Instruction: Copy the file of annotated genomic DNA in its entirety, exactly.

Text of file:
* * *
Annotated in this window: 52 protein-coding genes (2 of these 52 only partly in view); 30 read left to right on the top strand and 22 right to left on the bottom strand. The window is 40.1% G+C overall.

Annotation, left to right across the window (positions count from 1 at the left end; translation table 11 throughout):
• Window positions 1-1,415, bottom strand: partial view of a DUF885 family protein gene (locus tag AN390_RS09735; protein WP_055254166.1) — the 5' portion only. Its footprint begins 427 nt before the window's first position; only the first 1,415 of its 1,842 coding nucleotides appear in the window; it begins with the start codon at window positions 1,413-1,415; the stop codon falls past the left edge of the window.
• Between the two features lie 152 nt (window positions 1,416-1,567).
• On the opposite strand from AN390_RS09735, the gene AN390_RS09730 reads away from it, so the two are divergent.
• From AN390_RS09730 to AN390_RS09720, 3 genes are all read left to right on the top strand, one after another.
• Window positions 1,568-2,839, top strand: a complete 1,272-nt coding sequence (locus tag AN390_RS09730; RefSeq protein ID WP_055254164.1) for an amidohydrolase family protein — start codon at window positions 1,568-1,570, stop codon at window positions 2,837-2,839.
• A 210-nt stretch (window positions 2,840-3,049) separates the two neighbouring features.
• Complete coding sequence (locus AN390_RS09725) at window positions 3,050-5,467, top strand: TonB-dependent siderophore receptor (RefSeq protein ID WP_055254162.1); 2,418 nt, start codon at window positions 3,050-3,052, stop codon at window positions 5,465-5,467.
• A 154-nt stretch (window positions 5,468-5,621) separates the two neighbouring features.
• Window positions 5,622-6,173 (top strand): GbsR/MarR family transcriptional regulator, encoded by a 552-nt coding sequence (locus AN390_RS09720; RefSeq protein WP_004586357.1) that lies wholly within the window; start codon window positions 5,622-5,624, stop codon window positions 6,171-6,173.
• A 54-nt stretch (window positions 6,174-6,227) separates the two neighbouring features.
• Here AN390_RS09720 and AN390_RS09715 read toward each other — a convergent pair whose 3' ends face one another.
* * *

Annotated in this window: 52 protein-coding genes (2 of these 52 only partly in view); 30 read left to right on the top strand and 22 right to left on the bottom strand. The window is 40.1% G+C overall.

Annotation, left to right across the window (positions count from 1 at the left end; translation table 11 throughout):
• Window positions 1-1,415, bottom strand: partial view of a DUF885 family protein gene (locus tag AN390_RS09735; protein WP_055254166.1) — the 5' portion only. Its footprint begins 427 nt before the window's first position; only the first 1,415 of its 1,842 coding nucleotides appear in the window; it begins with the start codon at window positions 1,413-1,415; the stop codon falls past the left edge of the window.
• Between the two features lie 152 nt (window positions 1,416-1,567).
• On the opposite strand from AN390_RS09735, the gene AN390_RS09730 reads away from it, so the two are divergent.
• From AN390_RS09730 to AN390_RS09720, 3 genes are all read left to right on the top strand, one after another.
• Window positions 1,568-2,839, top strand: a complete 1,272-nt coding sequence (locus tag AN390_RS09730; RefSeq protein ID WP_055254164.1) for an amidohydrolase family protein — start codon at window positions 1,568-1,570, stop codon at window positions 2,837-2,839.
• A 210-nt stretch (window positions 2,840-3,049) separates the two neighbouring features.
• Complete coding sequence (locus AN390_RS09725) at window positions 3,050-5,467, top strand: TonB-dependent siderophore receptor (RefSeq protein ID WP_055254162.1); 2,418 nt, start codon at window positions 3,050-3,052, stop codon at window positions 5,465-5,467.
• A 154-nt stretch (window positions 5,468-5,621) separates the two neighbouring features.
• Window positions 5,622-6,173 (top strand): GbsR/MarR family transcriptional regulator, encoded by a 552-nt coding sequence (locus AN390_RS09720; RefSeq protein WP_004586357.1) that lies wholly within the window; start codon window positions 5,622-5,624, stop codon window positions 6,171-6,173.
• A 54-nt stretch (window positions 6,174-6,227) separates the two neighbouring features.
• Here AN390_RS09720 and AN390_RS09715 read toward each other — a convergent pair whose 3' ends face one another.